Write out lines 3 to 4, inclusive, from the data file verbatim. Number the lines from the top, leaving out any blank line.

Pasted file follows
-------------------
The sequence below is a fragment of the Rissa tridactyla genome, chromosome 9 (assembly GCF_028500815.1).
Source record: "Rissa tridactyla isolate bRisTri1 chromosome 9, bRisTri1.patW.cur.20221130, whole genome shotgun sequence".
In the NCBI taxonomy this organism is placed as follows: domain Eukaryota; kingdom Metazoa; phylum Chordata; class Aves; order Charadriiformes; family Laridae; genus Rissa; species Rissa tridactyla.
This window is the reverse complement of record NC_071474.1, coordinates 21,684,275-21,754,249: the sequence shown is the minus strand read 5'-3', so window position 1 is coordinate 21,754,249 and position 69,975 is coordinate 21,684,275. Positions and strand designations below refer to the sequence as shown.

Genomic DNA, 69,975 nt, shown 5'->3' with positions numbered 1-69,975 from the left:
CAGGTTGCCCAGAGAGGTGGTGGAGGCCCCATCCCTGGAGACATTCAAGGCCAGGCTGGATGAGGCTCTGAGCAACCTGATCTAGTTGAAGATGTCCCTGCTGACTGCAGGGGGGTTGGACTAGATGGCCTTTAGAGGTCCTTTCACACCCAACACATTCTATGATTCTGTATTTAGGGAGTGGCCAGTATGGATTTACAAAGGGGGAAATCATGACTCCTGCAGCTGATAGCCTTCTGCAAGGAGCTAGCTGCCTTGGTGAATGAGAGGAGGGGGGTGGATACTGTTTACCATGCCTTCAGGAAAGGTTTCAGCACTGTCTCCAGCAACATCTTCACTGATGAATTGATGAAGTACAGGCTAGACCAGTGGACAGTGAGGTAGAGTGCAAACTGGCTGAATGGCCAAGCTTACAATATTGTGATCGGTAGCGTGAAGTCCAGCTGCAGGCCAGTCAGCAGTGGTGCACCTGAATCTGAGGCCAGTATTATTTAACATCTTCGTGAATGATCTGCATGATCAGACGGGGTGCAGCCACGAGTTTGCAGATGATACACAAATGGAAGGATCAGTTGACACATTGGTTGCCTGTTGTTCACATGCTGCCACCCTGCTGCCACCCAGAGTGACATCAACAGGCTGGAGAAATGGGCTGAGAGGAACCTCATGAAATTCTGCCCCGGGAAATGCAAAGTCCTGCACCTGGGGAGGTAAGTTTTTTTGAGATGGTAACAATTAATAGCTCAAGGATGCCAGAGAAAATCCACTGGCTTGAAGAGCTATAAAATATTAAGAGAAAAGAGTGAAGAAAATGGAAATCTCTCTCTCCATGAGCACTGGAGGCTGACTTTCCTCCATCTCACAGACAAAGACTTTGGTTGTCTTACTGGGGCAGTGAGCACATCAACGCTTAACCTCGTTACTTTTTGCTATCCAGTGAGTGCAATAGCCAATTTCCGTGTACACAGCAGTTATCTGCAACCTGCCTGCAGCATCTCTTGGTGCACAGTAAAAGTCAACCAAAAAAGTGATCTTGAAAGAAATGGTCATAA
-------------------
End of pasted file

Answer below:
In the NCBI taxonomy this organism is placed as follows: domain Eukaryota; kingdom Metazoa; phylum Chordata; class Aves; order Charadriiformes; family Laridae; genus Rissa; species Rissa tridactyla.
This window is the reverse complement of record NC_071474.1, coordinates 21,684,275-21,754,249: the sequence shown is the minus strand read 5'-3', so window position 1 is coordinate 21,754,249 and position 69,975 is coordinate 21,684,275. Positions and strand designations below refer to the sequence as shown.